Back to the story – this bedding has 8 months worth of kitchen scrap leftovers in it right. Now roaches eat almost everything, but sometimes they can be a bit finicky, or overfed, or whatever and bits go into the bedding and sink down (sometimes I help by turning them in). Kitchen scrap-wise, nothing is off the table. Meat, fish, oils, milk, cheeseburger, whatever, it goes in the roach tank. My idea was I wanted something that takes care of EVERYTHING we don’t finish at dinner. So in this bedding there are things like an entire catfish skeleton, head included, entire chicken carcasses (mostly if not totally bones obviously), shrimp and clam bits, entire crab gut/shell remains, etc. You get the idea. We didn’t hold back.

The system worked perfectly! Around 10,000 roaches, all kinds of disgusting food scraps going into it, zero cleaning, and there was NO SMELL from the tank. Trust me it’s a small balcony I would notice. More importantly my wife would notice. Of course this is awesome, and there could be amazing applications of this in food waste disposal, food production (roaches make great meals for animals), and more. But I just wanted awesome compost. Time to harvest my awesome compost!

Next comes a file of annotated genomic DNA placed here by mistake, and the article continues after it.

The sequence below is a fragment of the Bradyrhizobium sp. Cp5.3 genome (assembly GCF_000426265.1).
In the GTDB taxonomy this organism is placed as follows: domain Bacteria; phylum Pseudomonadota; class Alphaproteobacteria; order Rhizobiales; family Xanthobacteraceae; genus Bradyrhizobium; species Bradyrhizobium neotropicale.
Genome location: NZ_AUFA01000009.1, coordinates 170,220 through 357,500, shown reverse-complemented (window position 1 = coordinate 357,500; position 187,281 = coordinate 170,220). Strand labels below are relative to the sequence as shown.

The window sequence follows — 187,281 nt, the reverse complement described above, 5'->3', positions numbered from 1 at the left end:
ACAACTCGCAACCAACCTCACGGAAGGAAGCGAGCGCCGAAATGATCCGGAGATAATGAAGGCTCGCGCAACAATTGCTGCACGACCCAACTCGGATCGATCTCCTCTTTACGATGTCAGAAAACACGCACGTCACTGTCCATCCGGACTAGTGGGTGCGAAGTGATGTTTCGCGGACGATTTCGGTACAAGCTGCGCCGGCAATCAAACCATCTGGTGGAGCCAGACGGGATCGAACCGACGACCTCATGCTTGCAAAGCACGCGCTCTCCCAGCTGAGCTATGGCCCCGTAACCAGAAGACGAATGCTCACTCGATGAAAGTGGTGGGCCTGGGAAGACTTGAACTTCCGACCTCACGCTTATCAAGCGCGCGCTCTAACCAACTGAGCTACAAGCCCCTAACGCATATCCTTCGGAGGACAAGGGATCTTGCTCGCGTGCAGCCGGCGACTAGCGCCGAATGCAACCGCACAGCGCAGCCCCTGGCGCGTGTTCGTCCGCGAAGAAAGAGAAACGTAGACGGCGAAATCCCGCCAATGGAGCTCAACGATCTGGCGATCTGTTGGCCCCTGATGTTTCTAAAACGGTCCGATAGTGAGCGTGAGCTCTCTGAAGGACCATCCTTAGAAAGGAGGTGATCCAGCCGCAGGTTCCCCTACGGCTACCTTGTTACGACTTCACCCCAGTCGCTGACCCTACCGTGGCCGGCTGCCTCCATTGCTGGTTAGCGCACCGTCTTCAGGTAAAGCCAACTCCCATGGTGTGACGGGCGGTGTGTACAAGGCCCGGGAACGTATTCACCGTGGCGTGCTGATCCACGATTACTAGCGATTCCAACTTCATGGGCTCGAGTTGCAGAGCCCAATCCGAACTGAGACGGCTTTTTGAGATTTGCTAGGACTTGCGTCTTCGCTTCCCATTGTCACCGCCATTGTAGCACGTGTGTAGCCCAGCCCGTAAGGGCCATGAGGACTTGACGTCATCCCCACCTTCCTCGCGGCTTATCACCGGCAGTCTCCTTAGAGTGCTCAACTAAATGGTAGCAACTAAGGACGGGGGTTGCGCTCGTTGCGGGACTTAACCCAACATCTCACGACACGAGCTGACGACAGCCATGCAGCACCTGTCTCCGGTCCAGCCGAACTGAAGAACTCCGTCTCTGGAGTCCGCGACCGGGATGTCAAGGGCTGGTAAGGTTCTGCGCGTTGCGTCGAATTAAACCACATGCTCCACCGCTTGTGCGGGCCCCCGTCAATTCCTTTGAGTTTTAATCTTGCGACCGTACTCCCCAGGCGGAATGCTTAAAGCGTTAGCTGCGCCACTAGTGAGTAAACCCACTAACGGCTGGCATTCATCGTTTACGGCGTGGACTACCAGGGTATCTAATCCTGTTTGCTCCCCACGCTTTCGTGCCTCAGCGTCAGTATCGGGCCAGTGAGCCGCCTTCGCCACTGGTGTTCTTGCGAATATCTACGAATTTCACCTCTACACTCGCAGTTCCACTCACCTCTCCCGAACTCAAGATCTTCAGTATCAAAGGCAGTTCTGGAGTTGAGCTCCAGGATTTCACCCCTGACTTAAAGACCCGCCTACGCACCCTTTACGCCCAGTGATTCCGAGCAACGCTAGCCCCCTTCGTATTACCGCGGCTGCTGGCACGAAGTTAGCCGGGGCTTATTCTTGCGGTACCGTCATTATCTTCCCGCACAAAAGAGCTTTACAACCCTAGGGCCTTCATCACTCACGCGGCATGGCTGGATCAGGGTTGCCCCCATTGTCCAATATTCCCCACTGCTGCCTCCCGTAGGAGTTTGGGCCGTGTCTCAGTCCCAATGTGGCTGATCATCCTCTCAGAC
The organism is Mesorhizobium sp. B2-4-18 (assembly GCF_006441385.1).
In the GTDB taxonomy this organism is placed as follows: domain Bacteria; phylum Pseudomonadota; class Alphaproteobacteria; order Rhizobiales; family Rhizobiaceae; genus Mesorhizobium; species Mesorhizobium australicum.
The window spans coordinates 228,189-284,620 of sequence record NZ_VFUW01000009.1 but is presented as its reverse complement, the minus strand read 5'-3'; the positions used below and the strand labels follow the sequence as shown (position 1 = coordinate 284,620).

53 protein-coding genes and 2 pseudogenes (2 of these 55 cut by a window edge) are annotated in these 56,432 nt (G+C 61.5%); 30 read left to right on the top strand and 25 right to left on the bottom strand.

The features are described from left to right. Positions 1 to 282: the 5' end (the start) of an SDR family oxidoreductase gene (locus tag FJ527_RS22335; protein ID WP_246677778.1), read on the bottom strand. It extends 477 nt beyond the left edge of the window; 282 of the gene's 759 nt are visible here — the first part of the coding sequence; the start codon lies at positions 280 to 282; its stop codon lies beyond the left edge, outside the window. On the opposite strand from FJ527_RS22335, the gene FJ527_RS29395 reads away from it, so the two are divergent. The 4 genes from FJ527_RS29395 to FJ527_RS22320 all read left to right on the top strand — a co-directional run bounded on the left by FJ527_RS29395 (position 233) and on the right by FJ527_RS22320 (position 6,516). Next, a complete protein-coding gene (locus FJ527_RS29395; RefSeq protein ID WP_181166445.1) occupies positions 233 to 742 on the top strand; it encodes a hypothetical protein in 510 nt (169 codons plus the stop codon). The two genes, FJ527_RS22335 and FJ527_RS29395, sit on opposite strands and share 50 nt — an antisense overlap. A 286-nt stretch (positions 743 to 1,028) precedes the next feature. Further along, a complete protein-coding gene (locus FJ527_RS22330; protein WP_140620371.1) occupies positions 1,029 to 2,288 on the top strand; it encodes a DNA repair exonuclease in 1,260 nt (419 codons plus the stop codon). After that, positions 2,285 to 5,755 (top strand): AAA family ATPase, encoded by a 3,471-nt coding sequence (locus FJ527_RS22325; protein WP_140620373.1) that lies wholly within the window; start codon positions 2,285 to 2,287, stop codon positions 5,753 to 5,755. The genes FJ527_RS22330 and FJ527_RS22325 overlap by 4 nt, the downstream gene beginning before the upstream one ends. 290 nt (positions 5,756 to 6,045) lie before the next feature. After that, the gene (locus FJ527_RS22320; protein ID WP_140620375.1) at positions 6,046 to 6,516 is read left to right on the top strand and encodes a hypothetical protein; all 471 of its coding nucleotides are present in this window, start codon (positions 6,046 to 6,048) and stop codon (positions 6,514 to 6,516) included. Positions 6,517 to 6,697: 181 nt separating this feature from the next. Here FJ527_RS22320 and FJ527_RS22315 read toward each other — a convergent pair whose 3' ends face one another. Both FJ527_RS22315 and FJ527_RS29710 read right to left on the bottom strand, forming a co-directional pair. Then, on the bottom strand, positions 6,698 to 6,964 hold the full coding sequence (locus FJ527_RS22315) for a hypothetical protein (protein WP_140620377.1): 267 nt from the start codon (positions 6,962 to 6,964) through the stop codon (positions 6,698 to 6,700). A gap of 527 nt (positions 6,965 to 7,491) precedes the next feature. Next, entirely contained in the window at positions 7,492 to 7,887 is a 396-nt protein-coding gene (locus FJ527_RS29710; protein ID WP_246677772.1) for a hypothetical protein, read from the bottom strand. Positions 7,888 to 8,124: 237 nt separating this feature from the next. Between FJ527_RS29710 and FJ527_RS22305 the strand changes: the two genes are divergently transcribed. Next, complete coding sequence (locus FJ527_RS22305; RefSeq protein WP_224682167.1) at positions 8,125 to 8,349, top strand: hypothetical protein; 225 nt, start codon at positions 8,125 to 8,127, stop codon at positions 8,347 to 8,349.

Problem is, it’s full of cockroach egg cases! This species of cockroaches reproduces by making ‘ootheca’, or cases full of eggs, which hatch out. About 20 eggs per case, and about a billion cases in the bedding. Here is an example of what the bedding surface looks like before cleaning. Each of those little dark bean looking things is an egg case:

Cockroach Composting - Part 2

Close-up of the substrate…except you can’t see the substrate for all the egg cases.

Note not all cockroaches reproduce this way, you can find a different species which won’t give you this problem. Obviously the whole cockroach composting methodology is still new.

How did I, in my brilliance, decide to deal with the egg cases? I decided, hey the bedding is already in a black plastic garbage bag, why don’t I tie a few knots in it to make it anaerobic, leave it out on the balcony in the sun where it will heat to incredible temperatures, and let that bake the contents into sterility. What was I thinking?